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Movies in your local indie theaters.

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Akira. This 1988 animated film is such a dazzling mishmash of genres and themes it almost had to be a big deal from the beginning: science fiction, anime, hallucinatory body horror, cyberpunk action sequences and noir elements all blend together into one of the most influential Japanese films since the '80s. More than just influential for its contemporaries, Akira helped introduce the anime genre to audiences outside of Asia. Part of their "Anime Essentials" series, The Loft Cinema is screening this "twisted dystopian parable of violence and rock-n-roll." 7:30 to 9:45 p.m. Thursday, Sept. 5. 3233 E. Speedway Blvd. $10.

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Napoleon Dynamite: A Conversation With. For this comedy cult classic's 15th anniversary, the Fox Theatre is rounding up a panel of speakers alongside a film screening. Jon Heder (Napoleon Dynamite), Efren Ramirez (Pedro) and Jon Gries (Uncle Rico) will attend for a discussion of the film, and whatever else they wind up rambling about. It's a chance to get to the bottom of this baffling hit. Hosted in conjunction with Film Fest Tucson. This is sure to be well attended, VIP packages are already sold out! 7:30 to 10:30 p.m. Friday, Sept. 6. 17 W. Congress St. $30-$80.

IRIS: A Space Opera by Justice. Justice, in a similar fashion to another internationally touring French electronic duo, recently released a banger of a concert film. But IRIS: A Space Opera is different. This live show was recorded in an empty venue without any audience. It simply features the two performers at their music stations pumping out some wonderfully intergalactic house beats. The Screening Room invites you into the space rave! The concert film is preceded by a documentary that goes behind the scenes of their live show. 7:30 to 9 p.m. Tuesday, Sept. 10. 127 E. Congress St. $15.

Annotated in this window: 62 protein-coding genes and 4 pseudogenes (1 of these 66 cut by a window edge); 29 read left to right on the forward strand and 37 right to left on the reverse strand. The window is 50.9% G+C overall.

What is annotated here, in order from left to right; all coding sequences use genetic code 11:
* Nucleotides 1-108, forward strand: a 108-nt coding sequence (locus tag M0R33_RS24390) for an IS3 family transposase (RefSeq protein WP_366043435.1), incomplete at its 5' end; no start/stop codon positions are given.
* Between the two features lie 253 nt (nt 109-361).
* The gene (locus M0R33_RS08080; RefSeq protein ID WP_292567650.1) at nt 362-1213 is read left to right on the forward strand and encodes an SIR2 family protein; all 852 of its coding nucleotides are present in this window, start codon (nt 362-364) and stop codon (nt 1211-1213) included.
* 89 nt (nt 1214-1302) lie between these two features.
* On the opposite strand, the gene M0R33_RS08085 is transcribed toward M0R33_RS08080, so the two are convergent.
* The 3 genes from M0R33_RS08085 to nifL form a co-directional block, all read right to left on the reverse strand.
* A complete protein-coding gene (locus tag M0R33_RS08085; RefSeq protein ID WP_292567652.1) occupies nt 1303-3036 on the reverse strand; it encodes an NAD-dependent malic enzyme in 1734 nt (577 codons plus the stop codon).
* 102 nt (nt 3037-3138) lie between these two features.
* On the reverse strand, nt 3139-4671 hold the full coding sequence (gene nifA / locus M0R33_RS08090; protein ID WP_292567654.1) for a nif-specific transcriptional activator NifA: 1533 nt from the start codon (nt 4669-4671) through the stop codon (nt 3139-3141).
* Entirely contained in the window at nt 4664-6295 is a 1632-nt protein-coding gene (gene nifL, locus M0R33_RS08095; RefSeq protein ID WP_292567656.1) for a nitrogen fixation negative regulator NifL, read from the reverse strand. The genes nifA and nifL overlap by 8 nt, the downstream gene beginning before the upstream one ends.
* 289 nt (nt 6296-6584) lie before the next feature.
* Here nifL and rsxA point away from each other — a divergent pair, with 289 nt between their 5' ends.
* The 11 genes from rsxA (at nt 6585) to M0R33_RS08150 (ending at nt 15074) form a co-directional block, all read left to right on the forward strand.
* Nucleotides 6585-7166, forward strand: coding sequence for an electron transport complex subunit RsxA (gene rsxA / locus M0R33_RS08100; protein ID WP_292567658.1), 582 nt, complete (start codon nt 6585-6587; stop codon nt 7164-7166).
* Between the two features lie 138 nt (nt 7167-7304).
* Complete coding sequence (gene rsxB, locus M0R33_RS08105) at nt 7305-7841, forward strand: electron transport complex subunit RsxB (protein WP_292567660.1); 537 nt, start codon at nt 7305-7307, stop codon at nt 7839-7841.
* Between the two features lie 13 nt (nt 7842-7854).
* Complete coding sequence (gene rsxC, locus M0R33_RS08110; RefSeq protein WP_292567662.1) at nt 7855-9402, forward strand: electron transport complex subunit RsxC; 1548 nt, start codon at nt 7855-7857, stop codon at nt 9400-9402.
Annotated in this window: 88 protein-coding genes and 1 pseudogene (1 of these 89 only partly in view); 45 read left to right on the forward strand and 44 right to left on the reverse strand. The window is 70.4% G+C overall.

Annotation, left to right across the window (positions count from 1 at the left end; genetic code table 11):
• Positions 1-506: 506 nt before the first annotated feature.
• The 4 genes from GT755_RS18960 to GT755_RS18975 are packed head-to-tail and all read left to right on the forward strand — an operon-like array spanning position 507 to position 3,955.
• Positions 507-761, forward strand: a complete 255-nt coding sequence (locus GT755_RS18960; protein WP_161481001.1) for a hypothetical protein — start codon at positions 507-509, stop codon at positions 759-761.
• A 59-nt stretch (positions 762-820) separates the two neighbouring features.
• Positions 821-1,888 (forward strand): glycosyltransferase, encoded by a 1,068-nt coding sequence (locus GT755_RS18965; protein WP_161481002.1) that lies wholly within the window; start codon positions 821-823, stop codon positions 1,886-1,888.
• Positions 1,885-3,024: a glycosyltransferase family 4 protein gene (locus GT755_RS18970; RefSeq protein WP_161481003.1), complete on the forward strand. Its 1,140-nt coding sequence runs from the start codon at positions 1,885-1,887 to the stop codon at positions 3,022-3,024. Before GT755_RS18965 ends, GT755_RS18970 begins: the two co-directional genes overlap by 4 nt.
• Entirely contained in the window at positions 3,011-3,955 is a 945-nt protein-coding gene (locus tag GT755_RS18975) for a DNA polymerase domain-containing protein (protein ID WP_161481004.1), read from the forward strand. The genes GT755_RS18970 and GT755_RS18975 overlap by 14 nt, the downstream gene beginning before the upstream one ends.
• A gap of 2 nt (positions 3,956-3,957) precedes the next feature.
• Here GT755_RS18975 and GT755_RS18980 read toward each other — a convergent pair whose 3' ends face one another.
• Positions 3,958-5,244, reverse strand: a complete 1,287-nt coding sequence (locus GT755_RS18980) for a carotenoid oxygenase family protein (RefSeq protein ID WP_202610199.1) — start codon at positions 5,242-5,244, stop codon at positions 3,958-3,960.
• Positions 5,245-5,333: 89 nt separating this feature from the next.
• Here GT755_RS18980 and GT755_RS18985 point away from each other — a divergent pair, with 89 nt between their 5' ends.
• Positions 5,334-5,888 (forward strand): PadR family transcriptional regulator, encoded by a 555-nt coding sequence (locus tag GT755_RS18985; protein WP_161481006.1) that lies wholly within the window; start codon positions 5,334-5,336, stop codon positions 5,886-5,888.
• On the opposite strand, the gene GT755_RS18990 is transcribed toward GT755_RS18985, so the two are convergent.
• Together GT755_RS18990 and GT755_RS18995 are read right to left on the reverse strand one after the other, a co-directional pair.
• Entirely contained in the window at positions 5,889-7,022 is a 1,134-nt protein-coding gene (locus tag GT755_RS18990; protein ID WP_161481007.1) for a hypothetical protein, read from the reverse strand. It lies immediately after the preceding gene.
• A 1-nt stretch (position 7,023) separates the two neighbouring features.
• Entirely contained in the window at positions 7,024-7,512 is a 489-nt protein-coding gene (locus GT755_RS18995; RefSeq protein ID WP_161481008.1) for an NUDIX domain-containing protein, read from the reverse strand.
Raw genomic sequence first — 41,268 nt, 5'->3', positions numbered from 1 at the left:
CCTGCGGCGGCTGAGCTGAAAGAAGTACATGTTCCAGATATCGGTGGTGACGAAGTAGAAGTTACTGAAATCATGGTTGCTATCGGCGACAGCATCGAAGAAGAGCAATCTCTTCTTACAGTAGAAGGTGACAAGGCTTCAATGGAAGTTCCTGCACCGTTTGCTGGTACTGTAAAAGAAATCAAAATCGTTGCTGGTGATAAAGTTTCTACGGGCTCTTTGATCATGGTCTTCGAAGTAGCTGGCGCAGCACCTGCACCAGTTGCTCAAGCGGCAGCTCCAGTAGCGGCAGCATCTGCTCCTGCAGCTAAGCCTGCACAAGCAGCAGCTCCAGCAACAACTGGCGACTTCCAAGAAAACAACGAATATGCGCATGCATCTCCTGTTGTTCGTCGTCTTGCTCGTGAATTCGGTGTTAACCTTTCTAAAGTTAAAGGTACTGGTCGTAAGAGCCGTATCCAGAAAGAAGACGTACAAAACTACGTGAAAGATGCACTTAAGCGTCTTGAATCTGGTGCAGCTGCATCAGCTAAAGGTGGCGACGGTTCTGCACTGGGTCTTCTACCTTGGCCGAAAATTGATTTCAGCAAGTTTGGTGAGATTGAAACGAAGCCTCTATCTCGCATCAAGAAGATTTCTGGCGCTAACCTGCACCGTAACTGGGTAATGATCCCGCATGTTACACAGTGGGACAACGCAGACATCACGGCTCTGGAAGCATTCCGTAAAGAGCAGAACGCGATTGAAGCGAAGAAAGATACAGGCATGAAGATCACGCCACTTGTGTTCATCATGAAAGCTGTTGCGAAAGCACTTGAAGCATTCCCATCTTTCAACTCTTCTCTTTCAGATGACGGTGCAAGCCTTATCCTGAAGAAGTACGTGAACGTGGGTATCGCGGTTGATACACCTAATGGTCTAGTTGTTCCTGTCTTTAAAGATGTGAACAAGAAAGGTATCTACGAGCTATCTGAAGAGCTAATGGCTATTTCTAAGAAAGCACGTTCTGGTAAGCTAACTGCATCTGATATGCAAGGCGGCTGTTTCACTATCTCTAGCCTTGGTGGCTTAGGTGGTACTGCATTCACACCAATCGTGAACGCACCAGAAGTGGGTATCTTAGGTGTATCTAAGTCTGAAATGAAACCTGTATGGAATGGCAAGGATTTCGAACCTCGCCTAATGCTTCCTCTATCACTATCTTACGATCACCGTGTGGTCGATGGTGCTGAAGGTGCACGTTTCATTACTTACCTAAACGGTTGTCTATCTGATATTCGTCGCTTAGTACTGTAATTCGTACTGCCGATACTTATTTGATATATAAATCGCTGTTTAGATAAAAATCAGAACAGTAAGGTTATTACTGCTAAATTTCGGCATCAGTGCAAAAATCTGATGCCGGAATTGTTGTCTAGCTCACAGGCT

Not Alone. Suicide isn't an easy topic to discuss, much less halt. That's why this special documentary screening also includes a resource fair with community mental health organizations and a post-screening panel discussion. Not Alone is a documentary featuring interviews with teens sharing their struggles with mental illness and suicide attempts. Through these intimate conversations, both the audience and the speakers learn. The post-screening discussion features Joronda Montaño, director of notMYkid; Rezwana Islam, UA Public Health major and LGBTQ advocate; Ernestina Limon, former Pima County Health Dept. Community Mental Health and Addiction Program Coordinator and more. This film screening and community forum is presented by the University of Arizona College of Agriculture and Life Sciences. 5:30 to 9 p.m. Tuesday, Sept. 10. 3233 E. Speedway Blvd. Free.

Day for Night: Deconstructing the Documentary. For fans of the style, documentaries can be eye-opening windows of truth into otherwise unknown scenarios. But what if manipulation is involved? The UA School of Theatre, Film & Television is hosting a panel about these "highly structured narratives shaped by directorial style." This session, presented by documentary editor and UA Film & Television professor Jacob Bricca, features a variety of film clips and breaks down the hidden conventions of the documentary style. 7 to 8:30 p.m. Tuesday, Sept. 10. 1103 E. Second St. Harvill 104. Free.

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Citizen Kane. Is it actually as great as everyone says it is? The critics agree. The test of time agrees. This humble film writer thinks it's pretty dang good as well. For their Tuesday Night Classics series, Harkins Theatres are screening the film whose cinematography, editing and story structure are still influencing filmmakers to this day. But did you know, for all its retrospective praise, the film failed to recoup its production costs at the box office? 7 p.m. Tuesday, Sept. 10. 5455 S. Calle Santa Cruz & 5755 W. Arizona Pavilions Drive. $10.

The Short Films of Alice Guy-Blaché. The Loft Cinema is taking it way back. No, like waaaay back. All the way to 1894, to the very beginnings of motion picture. When she first started, Alice Guy-Blaché was probably the only female filmmaker in the world. Her early black-and-white films, sometimes only a few seconds long, dazzled early audiences and possibly even included the first all-Black cast. The Loft is screening several films by the woman who created some of the first examples of cinematic close-ups, hand-colored film and synchronized sound in cinema. 7:30 to 9:15 p.m. Wednesday, Sept. 11. 3233 E. Speedway Blvd. $5. ■

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